map will show the general distribution of geographical races as they
appeared before about 1500 A.D., when European expansion began to bring
more and more different peoples into contact with each other (?)] Even
these geographical races, of course, did not yet exist until long after
the spread of humanity had separated different groups, and their
subsequent history had brought them back into contact in ever new ways.
In fact, there seem to be four basic ways in which different
peoples can develop different racial characteristics. Two of them are
related aspects of biological adaptation: genetic mutation and natural
selection. The other two are due to cultural and social factors: genetic
drift, a term that refers to chance genetic changes only within
small populations (for example when one male fathers most of the children
of a group, most of the descendants of the group will carry his genes);
mixing, in which different racial groups begin to intermarry.
It might be argued that all of human history has been a process in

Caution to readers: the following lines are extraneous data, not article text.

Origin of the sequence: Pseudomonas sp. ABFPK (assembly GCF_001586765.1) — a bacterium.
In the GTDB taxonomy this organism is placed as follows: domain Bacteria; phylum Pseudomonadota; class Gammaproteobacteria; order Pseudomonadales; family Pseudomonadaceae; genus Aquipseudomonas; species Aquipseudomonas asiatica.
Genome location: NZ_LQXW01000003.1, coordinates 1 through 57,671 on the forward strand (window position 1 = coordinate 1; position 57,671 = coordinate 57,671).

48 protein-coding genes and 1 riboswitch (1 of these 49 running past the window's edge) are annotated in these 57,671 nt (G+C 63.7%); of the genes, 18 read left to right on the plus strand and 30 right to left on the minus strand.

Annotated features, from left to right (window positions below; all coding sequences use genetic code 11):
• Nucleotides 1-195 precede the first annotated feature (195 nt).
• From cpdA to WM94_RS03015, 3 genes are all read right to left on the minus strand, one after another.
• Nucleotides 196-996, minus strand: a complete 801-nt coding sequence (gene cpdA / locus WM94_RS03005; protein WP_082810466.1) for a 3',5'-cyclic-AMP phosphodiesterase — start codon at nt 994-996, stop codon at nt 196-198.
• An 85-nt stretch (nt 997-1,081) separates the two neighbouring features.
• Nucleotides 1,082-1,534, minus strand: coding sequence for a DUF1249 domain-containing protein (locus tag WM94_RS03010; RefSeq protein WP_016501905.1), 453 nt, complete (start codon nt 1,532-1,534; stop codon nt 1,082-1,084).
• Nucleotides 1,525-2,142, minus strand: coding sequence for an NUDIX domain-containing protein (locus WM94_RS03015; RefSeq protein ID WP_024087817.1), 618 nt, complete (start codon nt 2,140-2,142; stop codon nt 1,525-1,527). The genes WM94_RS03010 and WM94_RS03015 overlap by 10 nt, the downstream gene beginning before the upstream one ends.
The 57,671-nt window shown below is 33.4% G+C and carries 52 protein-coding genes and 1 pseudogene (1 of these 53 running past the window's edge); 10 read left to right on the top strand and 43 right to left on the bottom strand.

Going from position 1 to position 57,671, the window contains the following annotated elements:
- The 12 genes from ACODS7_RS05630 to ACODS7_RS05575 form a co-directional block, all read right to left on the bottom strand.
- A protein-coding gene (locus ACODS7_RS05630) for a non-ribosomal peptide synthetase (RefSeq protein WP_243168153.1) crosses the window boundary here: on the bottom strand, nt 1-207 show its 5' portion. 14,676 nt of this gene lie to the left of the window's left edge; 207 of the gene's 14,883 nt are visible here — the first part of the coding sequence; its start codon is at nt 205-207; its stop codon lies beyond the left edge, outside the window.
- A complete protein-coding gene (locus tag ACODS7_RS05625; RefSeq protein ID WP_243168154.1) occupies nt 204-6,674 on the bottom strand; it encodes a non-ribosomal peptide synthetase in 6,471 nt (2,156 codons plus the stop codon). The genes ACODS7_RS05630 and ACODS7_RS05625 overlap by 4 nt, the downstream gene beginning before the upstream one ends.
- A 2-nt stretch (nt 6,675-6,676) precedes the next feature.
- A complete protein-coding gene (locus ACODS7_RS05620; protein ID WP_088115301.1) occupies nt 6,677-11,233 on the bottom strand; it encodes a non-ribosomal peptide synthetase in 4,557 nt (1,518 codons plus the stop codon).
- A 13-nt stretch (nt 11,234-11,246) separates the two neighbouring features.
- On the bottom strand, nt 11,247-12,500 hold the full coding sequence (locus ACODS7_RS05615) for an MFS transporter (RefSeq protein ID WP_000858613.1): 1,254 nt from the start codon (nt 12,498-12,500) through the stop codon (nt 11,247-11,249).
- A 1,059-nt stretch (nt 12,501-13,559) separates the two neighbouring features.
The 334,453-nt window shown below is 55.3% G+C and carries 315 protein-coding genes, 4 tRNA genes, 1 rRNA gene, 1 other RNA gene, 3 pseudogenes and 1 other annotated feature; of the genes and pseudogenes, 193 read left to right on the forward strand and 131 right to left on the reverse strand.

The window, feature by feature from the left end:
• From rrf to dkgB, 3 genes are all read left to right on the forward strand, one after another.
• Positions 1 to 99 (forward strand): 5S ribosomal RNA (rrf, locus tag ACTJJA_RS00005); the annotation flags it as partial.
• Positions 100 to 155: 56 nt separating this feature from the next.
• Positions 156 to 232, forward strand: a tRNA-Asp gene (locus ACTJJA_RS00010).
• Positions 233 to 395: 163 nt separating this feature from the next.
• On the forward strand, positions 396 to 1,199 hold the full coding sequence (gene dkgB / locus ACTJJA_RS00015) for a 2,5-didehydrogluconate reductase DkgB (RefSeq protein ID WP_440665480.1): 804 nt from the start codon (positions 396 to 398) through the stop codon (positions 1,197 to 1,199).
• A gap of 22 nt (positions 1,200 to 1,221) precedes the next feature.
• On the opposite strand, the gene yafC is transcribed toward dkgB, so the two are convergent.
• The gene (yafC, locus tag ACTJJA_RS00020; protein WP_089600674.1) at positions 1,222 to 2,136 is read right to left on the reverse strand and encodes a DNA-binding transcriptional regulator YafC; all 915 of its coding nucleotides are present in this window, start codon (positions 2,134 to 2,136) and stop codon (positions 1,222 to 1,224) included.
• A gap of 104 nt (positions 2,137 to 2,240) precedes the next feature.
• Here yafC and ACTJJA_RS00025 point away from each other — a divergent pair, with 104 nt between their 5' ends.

which smaller, isolated groups of humans have gradually mixed together in
larger and larger groups. Such mixing, of course, has been greatest among
groups that live next to one another, and is generally least among
populations that live the farthest from each other. As humanity has filled
up the planet, however, advances in technology have brought more and more
populations into contact, resulting in increased levels of racial mixing.
Consequently, as we shall see, nomadic warriors from central Asia,
conquering settled areas from China to Europe, contributed considerably to
racial mixing. So too did the later European migrations around the world,